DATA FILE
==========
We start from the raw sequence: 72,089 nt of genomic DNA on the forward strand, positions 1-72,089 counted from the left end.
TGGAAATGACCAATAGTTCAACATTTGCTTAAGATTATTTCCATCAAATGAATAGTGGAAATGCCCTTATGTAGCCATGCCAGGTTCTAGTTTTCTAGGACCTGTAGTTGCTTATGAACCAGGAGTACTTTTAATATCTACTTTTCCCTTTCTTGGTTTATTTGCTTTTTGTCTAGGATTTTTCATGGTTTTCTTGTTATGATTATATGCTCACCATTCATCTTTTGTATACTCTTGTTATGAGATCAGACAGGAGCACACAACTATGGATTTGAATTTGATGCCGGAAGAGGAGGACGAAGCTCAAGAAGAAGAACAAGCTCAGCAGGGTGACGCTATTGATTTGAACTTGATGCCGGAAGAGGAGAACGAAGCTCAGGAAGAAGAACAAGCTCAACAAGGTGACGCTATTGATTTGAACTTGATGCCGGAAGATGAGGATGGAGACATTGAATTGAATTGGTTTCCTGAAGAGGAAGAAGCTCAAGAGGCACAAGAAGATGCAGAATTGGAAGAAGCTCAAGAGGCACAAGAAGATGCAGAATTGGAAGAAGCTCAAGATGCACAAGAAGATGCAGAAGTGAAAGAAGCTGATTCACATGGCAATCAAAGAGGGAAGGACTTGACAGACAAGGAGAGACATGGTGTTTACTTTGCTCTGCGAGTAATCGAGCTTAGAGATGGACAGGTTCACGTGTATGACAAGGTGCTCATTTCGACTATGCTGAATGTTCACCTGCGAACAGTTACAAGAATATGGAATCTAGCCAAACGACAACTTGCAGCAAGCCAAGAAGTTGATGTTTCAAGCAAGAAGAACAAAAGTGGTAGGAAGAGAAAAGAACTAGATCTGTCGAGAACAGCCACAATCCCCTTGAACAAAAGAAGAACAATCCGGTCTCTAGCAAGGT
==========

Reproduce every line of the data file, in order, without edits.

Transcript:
We start from the raw sequence: 72,089 nt of genomic DNA on the forward strand, positions 1-72,089 counted from the left end.
TGGAAATGACCAATAGTTCAACATTTGCTTAAGATTATTTCCATCAAATGAATAGTGGAAATGCCCTTATGTAGCCATGCCAGGTTCTAGTTTTCTAGGACCTGTAGTTGCTTATGAACCAGGAGTACTTTTAATATCTACTTTTCCCTTTCTTGGTTTATTTGCTTTTTGTCTAGGATTTTTCATGGTTTTCTTGTTATGATTATATGCTCACCATTCATCTTTTGTATACTCTTGTTATGAGATCAGACAGGAGCACACAACTATGGATTTGAATTTGATGCCGGAAGAGGAGGACGAAGCTCAAGAAGAAGAACAAGCTCAGCAGGGTGACGCTATTGATTTGAACTTGATGCCGGAAGAGGAGAACGAAGCTCAGGAAGAAGAACAAGCTCAACAAGGTGACGCTATTGATTTGAACTTGATGCCGGAAGATGAGGATGGAGACATTGAATTGAATTGGTTTCCTGAAGAGGAAGAAGCTCAAGAGGCACAAGAAGATGCAGAATTGGAAGAAGCTCAAGAGGCACAAGAAGATGCAGAATTGGAAGAAGCTCAAGATGCACAAGAAGATGCAGAAGTGAAAGAAGCTGATTCACATGGCAATCAAAGAGGGAAGGACTTGACAGACAAGGAGAGACATGGTGTTTACTTTGCTCTGCGAGTAATCGAGCTTAGAGATGGACAGGTTCACGTGTATGACAAGGTGCTCATTTCGACTATGCTGAATGTTCACCTGCGAACAGTTACAAGAATATGGAATCTAGCCAAACGACAACTTGCAGCAAGCCAAGAAGTTGATGTTTCAAGCAAGAAGAACAAAAGTGGTAGGAAGAGAAAAGAACTAGATCTGTCGAGAACAGCCACAATCCCCTTGAACAAAAGAAGAACAATCCGGTCTCTAGCAAGGT